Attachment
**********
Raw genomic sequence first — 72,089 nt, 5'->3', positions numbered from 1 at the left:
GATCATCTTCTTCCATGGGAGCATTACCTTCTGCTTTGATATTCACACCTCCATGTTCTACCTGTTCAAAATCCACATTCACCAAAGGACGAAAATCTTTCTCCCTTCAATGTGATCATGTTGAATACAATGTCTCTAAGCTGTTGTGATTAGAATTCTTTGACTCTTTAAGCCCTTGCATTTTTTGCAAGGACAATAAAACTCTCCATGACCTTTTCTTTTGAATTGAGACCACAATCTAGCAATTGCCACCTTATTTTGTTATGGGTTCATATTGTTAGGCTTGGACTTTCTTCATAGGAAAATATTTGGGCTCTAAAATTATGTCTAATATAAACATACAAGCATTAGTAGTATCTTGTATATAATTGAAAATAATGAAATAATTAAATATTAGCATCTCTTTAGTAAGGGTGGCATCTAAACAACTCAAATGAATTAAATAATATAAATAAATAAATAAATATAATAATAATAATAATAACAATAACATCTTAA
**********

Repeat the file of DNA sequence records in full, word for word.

Raw genomic sequence first — 72,089 nt, 5'->3', positions numbered from 1 at the left:
GATCATCTTCTTCCATGGGAGCATTACCTTCTGCTTTGATATTCACACCTCCATGTTCTACCTGTTCAAAATCCACATTCACCAAAGGACGAAAATCTTTCTCCCTTCAATGTGATCATGTTGAATACAATGTCTCTAAGCTGTTGTGATTAGAATTCTTTGACTCTTTAAGCCCTTGCATTTTTTGCAAGGACAATAAAACTCTCCATGACCTTTTCTTTTGAATTGAGACCACAATCTAGCAATTGCCACCTTATTTTGTTATGGGTTCATATTGTTAGGCTTGGACTTTCTTCATAGGAAAATATTTGGGCTCTAAAATTATGTCTAATATAAACATACAAGCATTAGTAGTATCTTGTATATAATTGAAAATAATGAAATAATTAAATATTAGCATCTCTTTAGTAAGGGTGGCATCTAAACAACTCAAATGAATTAAATAATATAAATAAATAAATAAATATAATAATAATAATAATAACAATAACATCTTAA